One Hackensack, N.J.-based vending operator, Eliot Faber, believes he has learned the importance of having a buy-sell agreement for his business as he spends his days fighting over the ownership of his company with his former partner’s widow.
Faber’s company, M&C Vending Co. Inc., is in many ways a typical family owned and operated vending business. The company was started by Faber’s father, the late Martin Faber, in 1959. Two of the late Martin Faber’s sons, Eliot and a brother, worked in the business during their childhoods and eventually assumed full-time positions. The late Martin Faber issued ownership shares to his sons. Eliot was assigned 60 percent ownership and his brother received 40 percent.
In 1995, the brothers passed a corporate resolution accepting their father’s retirement, Faber said. They also agreed they would each be compensated with a salary, health benefits and a vehicle, and that in the event of one of their deaths, the deceased brother’s interest would be bought by the company based on fair market value.
Problems arose between the brothers soon after their father passed away in 1996; the brothers frequently fought over numerous issues.
PROBLEMS INCREASE WHEN ONE BROTHER PASSES AWAY
The problems exacerbated in 2003 when Eliot’s brother died in an automobile accident. Ever since then, he has been battling his sister-in-law in and out of court over the value of her share of the company’s assets.
“I never in my wildest dreams would have thought any of this would go on in my life,” Faber said in a recent interview. “All I do is bang my head against the wall.” The situation has dragged on for more than six years and it has exhausted him both emotionally and financially.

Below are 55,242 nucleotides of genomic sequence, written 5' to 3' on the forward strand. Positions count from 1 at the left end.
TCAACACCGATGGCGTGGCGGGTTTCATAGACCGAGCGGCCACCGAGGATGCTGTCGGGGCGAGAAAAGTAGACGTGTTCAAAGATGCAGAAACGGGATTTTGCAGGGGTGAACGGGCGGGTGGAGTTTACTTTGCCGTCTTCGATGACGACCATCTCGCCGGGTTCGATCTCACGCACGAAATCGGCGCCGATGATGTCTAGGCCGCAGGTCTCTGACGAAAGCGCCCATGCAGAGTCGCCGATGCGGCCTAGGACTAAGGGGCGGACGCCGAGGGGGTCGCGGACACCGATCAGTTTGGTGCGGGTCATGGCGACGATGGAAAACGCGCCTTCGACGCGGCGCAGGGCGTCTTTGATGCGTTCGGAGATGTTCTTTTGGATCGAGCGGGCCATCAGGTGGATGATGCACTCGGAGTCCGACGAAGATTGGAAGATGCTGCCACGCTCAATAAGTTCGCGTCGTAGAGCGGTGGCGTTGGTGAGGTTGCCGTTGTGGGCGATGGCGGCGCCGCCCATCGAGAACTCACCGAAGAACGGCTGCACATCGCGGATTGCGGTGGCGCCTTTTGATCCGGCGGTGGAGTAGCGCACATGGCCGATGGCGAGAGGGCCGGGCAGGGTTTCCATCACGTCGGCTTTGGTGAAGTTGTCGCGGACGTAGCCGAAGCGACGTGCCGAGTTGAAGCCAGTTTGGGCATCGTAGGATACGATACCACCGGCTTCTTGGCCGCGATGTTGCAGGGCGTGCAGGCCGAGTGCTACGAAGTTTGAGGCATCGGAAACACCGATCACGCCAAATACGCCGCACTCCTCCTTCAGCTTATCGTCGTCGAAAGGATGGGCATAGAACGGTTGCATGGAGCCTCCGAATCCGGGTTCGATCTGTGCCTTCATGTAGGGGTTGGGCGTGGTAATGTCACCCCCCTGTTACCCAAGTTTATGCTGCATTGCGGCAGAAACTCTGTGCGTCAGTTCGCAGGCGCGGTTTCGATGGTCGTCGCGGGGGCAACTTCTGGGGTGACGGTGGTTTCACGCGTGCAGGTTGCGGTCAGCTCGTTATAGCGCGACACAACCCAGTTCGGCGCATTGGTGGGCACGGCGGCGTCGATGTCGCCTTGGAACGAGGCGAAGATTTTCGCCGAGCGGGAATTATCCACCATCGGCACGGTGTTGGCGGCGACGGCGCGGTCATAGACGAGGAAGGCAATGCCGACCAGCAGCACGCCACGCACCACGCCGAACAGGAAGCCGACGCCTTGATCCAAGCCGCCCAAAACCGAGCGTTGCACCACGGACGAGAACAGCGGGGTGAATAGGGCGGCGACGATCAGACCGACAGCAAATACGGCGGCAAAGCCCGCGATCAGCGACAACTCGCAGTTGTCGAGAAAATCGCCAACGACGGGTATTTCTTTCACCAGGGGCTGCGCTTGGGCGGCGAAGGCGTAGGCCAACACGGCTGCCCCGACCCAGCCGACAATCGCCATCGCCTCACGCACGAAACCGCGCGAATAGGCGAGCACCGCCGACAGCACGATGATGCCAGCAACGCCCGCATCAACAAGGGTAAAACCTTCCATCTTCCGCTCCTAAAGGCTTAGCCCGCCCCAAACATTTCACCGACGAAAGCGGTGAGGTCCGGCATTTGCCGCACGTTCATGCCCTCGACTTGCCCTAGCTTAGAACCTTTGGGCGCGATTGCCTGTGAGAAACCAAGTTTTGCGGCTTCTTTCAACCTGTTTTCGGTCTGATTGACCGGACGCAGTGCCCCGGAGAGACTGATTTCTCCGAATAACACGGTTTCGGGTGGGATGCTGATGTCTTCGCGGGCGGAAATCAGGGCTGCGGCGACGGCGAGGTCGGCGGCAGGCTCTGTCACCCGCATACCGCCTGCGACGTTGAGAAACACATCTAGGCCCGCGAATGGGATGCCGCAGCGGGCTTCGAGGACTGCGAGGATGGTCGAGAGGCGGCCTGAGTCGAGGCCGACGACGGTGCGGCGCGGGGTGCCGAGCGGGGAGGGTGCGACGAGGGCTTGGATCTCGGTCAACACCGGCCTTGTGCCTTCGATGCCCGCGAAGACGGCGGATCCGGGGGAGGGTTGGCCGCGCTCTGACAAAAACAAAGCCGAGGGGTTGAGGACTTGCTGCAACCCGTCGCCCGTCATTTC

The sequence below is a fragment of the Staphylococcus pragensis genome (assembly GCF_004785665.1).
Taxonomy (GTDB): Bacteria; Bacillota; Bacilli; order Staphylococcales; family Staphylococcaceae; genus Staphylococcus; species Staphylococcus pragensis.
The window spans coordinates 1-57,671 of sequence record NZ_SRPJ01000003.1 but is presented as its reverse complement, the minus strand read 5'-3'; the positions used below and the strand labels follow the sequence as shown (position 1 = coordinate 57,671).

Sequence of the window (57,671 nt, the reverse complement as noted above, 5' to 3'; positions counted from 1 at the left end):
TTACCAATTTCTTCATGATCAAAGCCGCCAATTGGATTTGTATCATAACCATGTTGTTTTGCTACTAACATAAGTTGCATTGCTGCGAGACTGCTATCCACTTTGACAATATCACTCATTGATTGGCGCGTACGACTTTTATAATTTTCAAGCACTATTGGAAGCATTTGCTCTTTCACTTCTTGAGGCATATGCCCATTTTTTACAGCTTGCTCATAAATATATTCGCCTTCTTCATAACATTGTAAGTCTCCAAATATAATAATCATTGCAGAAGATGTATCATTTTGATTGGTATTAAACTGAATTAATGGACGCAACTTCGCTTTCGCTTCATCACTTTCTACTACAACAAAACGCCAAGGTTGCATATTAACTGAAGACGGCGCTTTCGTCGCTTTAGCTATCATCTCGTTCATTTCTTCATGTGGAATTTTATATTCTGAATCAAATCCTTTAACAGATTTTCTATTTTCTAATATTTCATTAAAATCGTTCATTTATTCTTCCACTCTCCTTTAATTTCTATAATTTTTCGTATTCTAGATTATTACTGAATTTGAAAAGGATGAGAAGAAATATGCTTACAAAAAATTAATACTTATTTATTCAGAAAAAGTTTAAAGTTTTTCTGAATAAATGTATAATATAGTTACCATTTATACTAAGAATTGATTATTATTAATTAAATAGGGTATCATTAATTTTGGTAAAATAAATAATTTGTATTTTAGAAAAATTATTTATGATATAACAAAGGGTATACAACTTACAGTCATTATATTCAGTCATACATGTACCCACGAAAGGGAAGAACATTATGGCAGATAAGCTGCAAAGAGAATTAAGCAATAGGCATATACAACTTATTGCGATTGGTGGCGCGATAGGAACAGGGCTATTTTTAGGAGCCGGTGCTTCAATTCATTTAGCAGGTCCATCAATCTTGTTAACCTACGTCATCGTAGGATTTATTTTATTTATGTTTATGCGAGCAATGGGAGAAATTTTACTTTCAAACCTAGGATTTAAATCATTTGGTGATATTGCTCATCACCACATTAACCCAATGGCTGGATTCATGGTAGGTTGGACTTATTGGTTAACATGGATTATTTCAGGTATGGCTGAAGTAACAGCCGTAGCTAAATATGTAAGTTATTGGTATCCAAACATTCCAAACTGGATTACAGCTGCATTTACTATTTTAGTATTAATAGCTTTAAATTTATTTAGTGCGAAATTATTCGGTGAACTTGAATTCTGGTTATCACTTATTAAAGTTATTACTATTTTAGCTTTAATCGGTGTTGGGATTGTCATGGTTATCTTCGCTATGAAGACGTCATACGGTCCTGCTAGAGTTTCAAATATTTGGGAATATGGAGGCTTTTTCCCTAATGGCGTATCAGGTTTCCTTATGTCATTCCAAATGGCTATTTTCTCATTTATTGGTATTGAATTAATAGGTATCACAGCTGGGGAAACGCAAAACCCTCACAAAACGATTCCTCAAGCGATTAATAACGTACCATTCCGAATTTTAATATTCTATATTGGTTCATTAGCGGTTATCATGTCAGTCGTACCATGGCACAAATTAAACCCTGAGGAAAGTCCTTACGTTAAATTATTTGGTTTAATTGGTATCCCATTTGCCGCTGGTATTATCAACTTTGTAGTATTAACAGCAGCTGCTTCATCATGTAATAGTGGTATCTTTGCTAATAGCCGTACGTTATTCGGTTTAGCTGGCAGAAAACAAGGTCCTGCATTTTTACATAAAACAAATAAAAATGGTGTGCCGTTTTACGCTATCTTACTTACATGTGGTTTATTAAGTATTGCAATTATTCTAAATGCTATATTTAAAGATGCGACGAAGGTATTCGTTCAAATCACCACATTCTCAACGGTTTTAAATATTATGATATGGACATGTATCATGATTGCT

One of the most aggravating aspects of the case for Faber is his belief that problems could have been avoided had the brothers signed a “buy-sell” agreement when they assumed company ownership. This was something he said they considered doing but decided against to save money. As a result, Faber estimates he has spent $50,000 in legal fees since his brother died.
1995 RESOLUTION FAILED TO ADDRESS FAIR MARKET VALUE
Faber said the resolution signed in 1995 stated that in the event of one of their deaths, the deceased’s interest would be bought by the company based on fair market value. But the resolution failed to provide a methodology for how that fair market value would be determined.
Had the brothers signed an agreement that specified how this was to be determined, Faber’s sister-in-law could have received an agreed-upon settlement when her husband died.
While the buy-sell agreement would not necessarily have prevented any and all possible legal disputes, Faber believes the heir would have been more inclined to accept a previously-agreed upon method for determining the value of her interest.
WHAT A BUY-SELL AGREEMENT MIGHT HAVE DONE
The buy-sell agreement would have worked as follows: M&C Vending Co. signs a legal document stating what will happen with the company in the event of a partner’s death or discontinuation with the company. Such an agreement states how the company’s value will be determined.
To make sure that the surviving partner has the funds to buy the deceased partner’s estate, the partners buy life insurance. Either the company purchases a life insurance policy naming itself as the beneficiary in the event of either brother’s death, or the partners purchase life insurance on each other. The insurance settlement(s) then funds the purchase of the deceased partner’s share.
“The best way is for a company to buy life insurance policies on the principals,” said Joe Meyers, a Hackensack, N.J. attorney who represents Eliot Faber. “You really need to have access to cash to buy out the interest of the partner who is deceased or is leaving the company. They should have in place a valuation methodology as well as a financing plan for the buyout. Short of those two things, you’ve got a problem.”